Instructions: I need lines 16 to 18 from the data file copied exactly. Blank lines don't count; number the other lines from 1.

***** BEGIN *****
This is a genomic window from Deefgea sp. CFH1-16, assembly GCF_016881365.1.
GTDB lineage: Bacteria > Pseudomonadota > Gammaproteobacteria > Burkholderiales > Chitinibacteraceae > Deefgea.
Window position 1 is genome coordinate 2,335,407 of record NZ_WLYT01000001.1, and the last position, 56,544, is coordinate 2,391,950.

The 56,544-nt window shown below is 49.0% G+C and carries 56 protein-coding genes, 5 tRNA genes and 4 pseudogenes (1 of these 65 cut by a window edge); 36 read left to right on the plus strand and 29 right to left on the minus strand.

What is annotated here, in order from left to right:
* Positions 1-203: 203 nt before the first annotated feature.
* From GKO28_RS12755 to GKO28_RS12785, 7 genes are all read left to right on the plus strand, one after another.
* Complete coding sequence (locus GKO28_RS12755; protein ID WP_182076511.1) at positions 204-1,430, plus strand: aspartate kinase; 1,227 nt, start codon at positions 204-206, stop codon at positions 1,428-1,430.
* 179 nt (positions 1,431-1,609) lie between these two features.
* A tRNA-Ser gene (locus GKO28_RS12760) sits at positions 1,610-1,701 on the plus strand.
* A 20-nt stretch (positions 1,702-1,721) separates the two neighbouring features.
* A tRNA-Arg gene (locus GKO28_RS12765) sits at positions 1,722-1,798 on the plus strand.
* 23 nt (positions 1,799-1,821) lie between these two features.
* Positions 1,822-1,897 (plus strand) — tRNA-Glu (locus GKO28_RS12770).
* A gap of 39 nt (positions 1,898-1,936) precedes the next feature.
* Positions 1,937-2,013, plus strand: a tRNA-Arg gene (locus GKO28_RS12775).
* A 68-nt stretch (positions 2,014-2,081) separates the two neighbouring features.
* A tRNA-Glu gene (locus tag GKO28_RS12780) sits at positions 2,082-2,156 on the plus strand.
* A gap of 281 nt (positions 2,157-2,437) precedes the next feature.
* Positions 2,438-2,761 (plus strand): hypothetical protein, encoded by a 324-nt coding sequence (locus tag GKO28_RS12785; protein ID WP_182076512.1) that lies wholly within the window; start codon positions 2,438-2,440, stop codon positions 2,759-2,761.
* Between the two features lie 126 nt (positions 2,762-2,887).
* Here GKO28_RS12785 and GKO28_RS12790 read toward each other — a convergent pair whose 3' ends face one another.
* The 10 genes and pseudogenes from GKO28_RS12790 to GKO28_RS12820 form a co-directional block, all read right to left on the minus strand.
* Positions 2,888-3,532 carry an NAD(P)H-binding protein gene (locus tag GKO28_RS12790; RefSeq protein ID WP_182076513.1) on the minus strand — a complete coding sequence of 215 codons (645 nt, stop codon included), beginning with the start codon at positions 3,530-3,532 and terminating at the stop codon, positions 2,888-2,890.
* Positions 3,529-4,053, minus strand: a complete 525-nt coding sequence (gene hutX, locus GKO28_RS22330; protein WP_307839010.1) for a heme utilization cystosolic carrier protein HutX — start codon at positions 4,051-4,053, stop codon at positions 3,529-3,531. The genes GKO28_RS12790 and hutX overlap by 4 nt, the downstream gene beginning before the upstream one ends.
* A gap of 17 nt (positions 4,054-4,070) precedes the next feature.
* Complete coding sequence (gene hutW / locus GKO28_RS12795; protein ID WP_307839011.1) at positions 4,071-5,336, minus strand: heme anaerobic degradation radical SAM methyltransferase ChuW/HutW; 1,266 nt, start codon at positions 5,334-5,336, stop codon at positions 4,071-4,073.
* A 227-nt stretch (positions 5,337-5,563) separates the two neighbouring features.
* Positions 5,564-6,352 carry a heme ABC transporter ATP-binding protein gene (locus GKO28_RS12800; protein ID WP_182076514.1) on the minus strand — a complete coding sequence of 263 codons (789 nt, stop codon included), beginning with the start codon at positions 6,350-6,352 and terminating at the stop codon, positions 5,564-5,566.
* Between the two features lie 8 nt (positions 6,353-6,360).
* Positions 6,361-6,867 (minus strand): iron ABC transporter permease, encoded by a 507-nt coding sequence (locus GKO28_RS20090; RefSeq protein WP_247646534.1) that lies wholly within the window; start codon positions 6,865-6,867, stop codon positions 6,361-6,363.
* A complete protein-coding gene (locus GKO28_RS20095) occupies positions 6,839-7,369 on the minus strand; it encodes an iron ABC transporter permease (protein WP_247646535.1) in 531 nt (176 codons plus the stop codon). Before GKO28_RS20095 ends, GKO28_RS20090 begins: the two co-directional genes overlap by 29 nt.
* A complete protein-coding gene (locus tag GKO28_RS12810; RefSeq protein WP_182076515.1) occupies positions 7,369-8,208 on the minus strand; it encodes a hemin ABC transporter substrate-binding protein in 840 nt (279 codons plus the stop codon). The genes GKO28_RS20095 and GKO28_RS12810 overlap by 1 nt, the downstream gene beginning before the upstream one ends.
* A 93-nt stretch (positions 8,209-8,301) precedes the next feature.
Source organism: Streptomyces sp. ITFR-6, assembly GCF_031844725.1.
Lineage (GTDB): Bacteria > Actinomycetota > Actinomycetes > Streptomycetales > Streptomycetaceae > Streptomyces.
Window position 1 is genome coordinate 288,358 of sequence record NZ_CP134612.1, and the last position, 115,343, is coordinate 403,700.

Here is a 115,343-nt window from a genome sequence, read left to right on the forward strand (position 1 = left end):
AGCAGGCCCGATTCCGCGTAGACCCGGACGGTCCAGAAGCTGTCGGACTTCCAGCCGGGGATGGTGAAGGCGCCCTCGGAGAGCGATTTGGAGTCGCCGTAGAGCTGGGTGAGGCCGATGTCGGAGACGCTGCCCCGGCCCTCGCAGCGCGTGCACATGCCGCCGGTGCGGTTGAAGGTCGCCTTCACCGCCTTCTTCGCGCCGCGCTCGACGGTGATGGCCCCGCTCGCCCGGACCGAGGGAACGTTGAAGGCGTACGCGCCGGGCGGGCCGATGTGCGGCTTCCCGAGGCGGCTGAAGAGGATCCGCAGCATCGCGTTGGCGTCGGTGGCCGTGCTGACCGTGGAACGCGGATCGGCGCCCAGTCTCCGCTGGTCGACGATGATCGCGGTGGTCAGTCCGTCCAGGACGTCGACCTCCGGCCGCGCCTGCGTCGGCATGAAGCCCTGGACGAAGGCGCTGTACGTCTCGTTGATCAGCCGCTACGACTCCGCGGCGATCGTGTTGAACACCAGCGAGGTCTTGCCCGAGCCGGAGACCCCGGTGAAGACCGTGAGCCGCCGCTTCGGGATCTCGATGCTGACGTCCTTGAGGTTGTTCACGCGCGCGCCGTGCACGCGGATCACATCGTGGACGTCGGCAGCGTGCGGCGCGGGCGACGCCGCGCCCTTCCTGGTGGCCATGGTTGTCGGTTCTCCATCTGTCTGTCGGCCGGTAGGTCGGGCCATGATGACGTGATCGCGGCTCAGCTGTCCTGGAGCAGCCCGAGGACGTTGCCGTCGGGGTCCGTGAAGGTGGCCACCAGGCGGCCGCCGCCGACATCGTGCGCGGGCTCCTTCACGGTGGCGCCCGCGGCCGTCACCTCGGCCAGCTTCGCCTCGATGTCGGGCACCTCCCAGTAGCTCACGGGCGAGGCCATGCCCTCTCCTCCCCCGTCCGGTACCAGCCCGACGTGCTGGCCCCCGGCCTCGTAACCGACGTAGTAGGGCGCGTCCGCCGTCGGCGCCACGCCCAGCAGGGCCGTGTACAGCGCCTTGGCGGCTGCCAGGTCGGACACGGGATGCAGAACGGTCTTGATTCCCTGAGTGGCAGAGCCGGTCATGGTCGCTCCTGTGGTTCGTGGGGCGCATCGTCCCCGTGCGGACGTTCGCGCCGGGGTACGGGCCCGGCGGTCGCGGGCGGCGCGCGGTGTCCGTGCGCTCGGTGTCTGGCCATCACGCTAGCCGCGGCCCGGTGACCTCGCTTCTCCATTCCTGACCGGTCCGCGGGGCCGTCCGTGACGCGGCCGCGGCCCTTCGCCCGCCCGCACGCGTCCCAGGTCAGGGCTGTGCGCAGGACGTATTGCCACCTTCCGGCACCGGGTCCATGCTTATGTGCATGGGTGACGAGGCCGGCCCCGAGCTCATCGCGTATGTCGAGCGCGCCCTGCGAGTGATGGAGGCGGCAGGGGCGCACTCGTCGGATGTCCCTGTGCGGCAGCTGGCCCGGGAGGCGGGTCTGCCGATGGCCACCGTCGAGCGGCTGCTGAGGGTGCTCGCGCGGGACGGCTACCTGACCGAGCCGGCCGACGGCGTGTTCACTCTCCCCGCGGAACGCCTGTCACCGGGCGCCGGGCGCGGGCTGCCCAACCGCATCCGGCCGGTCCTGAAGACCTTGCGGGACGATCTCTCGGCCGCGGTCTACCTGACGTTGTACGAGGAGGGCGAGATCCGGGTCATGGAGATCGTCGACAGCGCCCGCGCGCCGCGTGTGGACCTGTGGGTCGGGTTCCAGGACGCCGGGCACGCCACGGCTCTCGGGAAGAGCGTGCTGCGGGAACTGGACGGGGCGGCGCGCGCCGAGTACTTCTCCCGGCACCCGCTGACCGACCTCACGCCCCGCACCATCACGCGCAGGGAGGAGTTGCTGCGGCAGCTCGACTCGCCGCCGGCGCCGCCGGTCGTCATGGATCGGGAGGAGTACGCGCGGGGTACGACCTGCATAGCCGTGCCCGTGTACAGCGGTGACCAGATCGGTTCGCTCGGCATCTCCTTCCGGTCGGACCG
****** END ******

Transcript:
* Positions 1,937-2,013, plus strand: a tRNA-Arg gene (locus GKO28_RS12775).
* A 68-nt stretch (positions 2,014-2,081) separates the two neighbouring features.
* A tRNA-Glu gene (locus tag GKO28_RS12780) sits at positions 2,082-2,156 on the plus strand.